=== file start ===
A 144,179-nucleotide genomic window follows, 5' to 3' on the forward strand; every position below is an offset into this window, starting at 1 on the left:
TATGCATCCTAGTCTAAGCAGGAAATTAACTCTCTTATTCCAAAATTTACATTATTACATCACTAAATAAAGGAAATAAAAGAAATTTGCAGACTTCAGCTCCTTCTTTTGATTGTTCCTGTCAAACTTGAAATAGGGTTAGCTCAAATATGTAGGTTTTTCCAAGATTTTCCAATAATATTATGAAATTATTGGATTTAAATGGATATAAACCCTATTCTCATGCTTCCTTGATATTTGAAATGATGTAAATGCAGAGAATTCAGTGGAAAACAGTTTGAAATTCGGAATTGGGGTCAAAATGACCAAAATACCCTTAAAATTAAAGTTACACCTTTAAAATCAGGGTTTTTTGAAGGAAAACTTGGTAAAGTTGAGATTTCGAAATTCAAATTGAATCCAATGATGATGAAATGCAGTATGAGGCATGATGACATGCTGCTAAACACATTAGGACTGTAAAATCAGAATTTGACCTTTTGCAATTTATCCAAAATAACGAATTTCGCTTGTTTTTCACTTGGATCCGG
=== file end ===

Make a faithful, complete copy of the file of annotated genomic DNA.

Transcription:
A 144,179-nucleotide genomic window follows, 5' to 3' on the forward strand; every position below is an offset into this window, starting at 1 on the left:
TATGCATCCTAGTCTAAGCAGGAAATTAACTCTCTTATTCCAAAATTTACATTATTACATCACTAAATAAAGGAAATAAAAGAAATTTGCAGACTTCAGCTCCTTCTTTTGATTGTTCCTGTCAAACTTGAAATAGGGTTAGCTCAAATATGTAGGTTTTTCCAAGATTTTCCAATAATATTATGAAATTATTGGATTTAAATGGATATAAACCCTATTCTCATGCTTCCTTGATATTTGAAATGATGTAAATGCAGAGAATTCAGTGGAAAACAGTTTGAAATTCGGAATTGGGGTCAAAATGACCAAAATACCCTTAAAATTAAAGTTACACCTTTAAAATCAGGGTTTTTTGAAGGAAAACTTGGTAAAGTTGAGATTTCGAAATTCAAATTGAATCCAATGATGATGAAATGCAGTATGAGGCATGATGACATGCTGCTAAACACATTAGGACTGTAAAATCAGAATTTGACCTTTTGCAATTTATCCAAAATAACGAATTTCGCTTGTTTTTCACTTGGATCCGG